THE MERCIA RULES
The day before Edmund Walker departed from Mrs. Wainwright’s Seminary for Young Ladies, he obtained copies of three documents, which you might find of interest. The first two were intended for distribution to certain members of the school’s student body on opening day. How he came by Dr. Wurm’s report, which follows, I cannot say. The text of those documents appears below.
Mrs. Wainwright’s Seminary for Young
HOUSE RULES OF THE MERCIA GUILD
On behalf of Mrs. Wainwright and the entire staff of the Seminary, it is our greatest pleasure to welcome you into our little family. We intend for your school life to be a pleasant and rewarding experience. Those of you receiving this supplemental sheet of instruction will be aware that you have been selected to participate in one of our most select programmes as members of our Mercia Guild. Mercia Guild members are noted for their abundant hair, and it is our intention to help you develop it to its full potential.
To this end, Mercia Ladies have special responsibilities, which are not to be taken lightly. They will be ever mindful that a woman’s hair is, indeed, her crowning glory. They will also take heed of the words of St. Paul in his First Letter to the Corinthians: "If a woman have long hair, it is a glory to her" (11:15). A Mercia Lady must remember at all times to treat her hair with the respect that is its due and to care for it tirelessly, so it may become as long and lustrous as is possible.
Because the requirements of the Mercia Guild differ somewhat from those of the other ladies in the Seminary, we request that you to pay close attention to the special rules set forth below.
A SPECIAL NOTE TO BIG SISTERS
You have been selected to be a Big Sister as the result of having been enrolled in the Mercia Guild for at least three years, and because you have shown a proven ability to handle your own hair. As you are no doubt aware, the kind of hair we aspire to here at Wainwright generally requires more than a single individual for proper maintenance. To this end, you are expected to share grooming chores with your roommate(s), as well as to assist the first formers allotted to your care.
First formers, those ladies under the age of 12, frequently require special attention. These young ladies typically have hair about knee length, which previously has been tended by their mothers or governesses, and will have had little experience handling it themselves. They will require help. Many of them have been sent to Wainwright specifically to encourage additional growth, and it is our duty to protect these young heads and help their hair grow as long and profusely as possible. Try to wrap the hair neatly, but not so tightly as to cause injury to the follicles. Under no circumstances should first formers be allowed to assist in the unbraiding of their own hair (see Rule 6). After it is unwrapped, help will often be necessary for the subsequent brushing. Be mindful of the 100 stroke requirement (Rule 11). All hair must be properly rebraided at bedtime. No member of the Mercia Guild is allowed to bed with loose or ungroomed hair. This is for reasons of hygiene and general safety.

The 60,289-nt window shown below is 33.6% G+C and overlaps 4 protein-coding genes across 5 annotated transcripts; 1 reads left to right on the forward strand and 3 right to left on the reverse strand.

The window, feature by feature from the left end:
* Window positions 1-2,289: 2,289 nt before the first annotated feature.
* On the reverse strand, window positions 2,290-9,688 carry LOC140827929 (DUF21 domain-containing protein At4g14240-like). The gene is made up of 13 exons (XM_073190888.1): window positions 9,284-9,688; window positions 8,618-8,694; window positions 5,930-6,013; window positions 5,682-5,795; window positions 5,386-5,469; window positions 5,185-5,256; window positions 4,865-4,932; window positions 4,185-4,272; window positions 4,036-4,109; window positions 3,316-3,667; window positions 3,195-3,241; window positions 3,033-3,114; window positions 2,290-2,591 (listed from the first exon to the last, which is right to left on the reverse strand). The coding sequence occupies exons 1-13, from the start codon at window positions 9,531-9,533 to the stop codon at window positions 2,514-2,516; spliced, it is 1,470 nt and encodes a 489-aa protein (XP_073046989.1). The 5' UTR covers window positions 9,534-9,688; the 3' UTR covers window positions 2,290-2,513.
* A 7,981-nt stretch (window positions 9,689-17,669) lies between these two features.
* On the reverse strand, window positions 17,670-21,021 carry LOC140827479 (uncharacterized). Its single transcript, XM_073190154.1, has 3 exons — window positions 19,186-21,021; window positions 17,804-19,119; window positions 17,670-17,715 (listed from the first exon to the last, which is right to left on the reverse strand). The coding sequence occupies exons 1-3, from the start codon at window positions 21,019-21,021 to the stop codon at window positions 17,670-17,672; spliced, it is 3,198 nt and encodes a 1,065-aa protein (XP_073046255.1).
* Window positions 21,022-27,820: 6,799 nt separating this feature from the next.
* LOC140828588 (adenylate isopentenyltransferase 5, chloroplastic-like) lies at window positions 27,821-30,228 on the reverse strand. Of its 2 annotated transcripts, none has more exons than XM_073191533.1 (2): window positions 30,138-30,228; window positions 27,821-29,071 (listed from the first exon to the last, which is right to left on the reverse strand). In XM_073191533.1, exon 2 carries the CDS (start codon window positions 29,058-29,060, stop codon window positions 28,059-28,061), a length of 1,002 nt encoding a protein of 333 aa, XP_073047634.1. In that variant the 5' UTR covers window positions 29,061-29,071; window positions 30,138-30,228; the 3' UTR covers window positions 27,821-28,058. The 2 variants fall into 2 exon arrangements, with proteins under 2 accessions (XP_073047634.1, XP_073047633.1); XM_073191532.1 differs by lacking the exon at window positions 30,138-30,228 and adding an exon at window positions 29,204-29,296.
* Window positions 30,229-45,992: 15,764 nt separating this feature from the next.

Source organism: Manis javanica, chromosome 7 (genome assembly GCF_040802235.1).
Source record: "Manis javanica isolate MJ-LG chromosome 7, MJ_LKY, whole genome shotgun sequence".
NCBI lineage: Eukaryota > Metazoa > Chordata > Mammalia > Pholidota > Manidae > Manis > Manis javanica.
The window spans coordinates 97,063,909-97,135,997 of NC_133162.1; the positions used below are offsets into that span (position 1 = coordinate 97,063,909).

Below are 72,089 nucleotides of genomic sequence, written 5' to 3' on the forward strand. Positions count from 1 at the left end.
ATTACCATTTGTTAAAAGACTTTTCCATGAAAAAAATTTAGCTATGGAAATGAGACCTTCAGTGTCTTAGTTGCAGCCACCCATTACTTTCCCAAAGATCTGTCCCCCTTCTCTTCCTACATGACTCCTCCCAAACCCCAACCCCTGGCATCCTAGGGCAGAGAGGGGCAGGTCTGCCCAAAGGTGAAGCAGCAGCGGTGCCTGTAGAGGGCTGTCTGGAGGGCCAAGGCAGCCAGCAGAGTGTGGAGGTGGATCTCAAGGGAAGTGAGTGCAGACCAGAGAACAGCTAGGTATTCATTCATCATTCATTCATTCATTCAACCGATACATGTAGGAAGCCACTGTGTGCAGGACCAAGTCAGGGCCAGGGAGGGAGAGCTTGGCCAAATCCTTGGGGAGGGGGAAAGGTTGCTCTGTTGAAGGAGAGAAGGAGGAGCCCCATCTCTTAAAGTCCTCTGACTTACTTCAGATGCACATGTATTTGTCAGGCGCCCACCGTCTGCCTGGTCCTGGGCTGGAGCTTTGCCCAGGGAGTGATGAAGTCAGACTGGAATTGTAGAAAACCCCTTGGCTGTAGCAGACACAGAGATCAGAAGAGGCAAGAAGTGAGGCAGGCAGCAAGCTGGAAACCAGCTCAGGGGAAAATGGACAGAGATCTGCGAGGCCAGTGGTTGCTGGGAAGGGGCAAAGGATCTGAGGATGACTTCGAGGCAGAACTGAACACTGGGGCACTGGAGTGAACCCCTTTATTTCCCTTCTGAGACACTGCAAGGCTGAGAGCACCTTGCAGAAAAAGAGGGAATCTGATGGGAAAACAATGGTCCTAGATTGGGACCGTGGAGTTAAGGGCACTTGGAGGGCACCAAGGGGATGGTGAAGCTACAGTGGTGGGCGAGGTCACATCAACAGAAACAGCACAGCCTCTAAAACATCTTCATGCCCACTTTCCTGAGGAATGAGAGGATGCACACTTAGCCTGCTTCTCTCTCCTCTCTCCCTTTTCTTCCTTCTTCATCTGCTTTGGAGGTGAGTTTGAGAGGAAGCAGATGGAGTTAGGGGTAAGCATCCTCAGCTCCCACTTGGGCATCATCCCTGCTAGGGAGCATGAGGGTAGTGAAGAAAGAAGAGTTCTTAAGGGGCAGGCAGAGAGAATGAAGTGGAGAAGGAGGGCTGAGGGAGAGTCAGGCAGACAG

REPORT OF DR. A. WURM, FOR THE SCHOOL TERM BEGINNING 18--
I have examined the heads of all the young ladies enrolled at the Wainwright Seminary for the current term, and have determined that sixteen (16) are eligible to be members of the Mercia Guild under the guidelines established for making such judgments. These include nine continuing scholars and six new pupils.
Of the continuing scholars, I continue to be most impressed by the progress made by Sarah F., Emma M., and the young Isabelle. Sarah’s hair continues to make Wainwright proud. It is currently 5 feet 10 inches long. It grew four inches since it was last measured and now exceeds her height by precisely this amount. Emma’s hair has shown exceptional growth since last term and now measures 5 feet 1 inch in length. It is of exceptional luster. Isabelle is still too young to wear her hair up. Her hair has grown at a remarkable rate (seven inches since I measured it last spring), and I recommend that she be required to loop her braids up in the prescribed manner, since they have now reached floor level. If she continues as a Mercia scholar for the entire program, I predict she could establish a new Wainwright record. According to my notes, that was established by Anne _____, who graduated from here five years ago, with hair measuring 8 feet, 3 inches, the most prodigious mane it has ever been my privilege to examine. Paula, on the other hand, is not living up to expectations. I suspect she is not sufficiently motivated. I recommend either a series of private treatments, or that she be assigned to another class. The others are progressing satisfactorily.